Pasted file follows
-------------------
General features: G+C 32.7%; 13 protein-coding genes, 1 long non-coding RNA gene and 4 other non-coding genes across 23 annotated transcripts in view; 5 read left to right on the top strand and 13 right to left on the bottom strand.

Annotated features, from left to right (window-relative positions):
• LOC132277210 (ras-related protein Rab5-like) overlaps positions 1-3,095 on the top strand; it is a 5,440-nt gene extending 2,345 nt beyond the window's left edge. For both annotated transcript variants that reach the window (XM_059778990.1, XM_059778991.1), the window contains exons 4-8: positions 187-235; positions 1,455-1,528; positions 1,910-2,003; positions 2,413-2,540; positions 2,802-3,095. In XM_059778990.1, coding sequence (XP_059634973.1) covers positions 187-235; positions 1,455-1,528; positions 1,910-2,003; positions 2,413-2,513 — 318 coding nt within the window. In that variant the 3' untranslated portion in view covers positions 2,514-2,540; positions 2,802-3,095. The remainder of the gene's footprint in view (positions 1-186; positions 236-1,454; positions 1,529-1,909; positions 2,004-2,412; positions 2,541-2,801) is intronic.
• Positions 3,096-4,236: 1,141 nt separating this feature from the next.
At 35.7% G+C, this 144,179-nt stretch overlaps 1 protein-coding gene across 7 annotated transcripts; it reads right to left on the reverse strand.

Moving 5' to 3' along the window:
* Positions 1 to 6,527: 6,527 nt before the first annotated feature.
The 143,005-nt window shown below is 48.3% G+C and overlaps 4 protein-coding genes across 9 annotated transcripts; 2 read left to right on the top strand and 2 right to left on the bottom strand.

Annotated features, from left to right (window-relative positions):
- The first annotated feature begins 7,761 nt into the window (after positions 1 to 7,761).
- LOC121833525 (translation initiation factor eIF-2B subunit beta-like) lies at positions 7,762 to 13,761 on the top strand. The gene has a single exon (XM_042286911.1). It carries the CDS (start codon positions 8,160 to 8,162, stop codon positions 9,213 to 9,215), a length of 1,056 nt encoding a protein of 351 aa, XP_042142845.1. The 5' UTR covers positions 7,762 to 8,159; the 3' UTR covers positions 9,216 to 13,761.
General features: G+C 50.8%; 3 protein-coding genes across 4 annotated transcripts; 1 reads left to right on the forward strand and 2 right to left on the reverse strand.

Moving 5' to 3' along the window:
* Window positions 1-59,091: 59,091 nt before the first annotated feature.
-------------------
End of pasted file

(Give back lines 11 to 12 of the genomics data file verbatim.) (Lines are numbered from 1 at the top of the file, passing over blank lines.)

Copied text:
- LOC121833525 (translation initiation factor eIF-2B subunit beta-like) lies at positions 7,762 to 13,761 on the top strand. The gene has a single exon (XM_042286911.1). It carries the CDS (start codon positions 8,160 to 8,162, stop codon positions 9,213 to 9,215), a length of 1,056 nt encoding a protein of 351 aa, XP_042142845.1. The 5' UTR covers positions 7,762 to 8,159; the 3' UTR covers positions 9,216 to 13,761.
General features: G+C 50.8%; 3 protein-coding genes across 4 annotated transcripts; 1 reads left to right on the forward strand and 2 right to left on the reverse strand.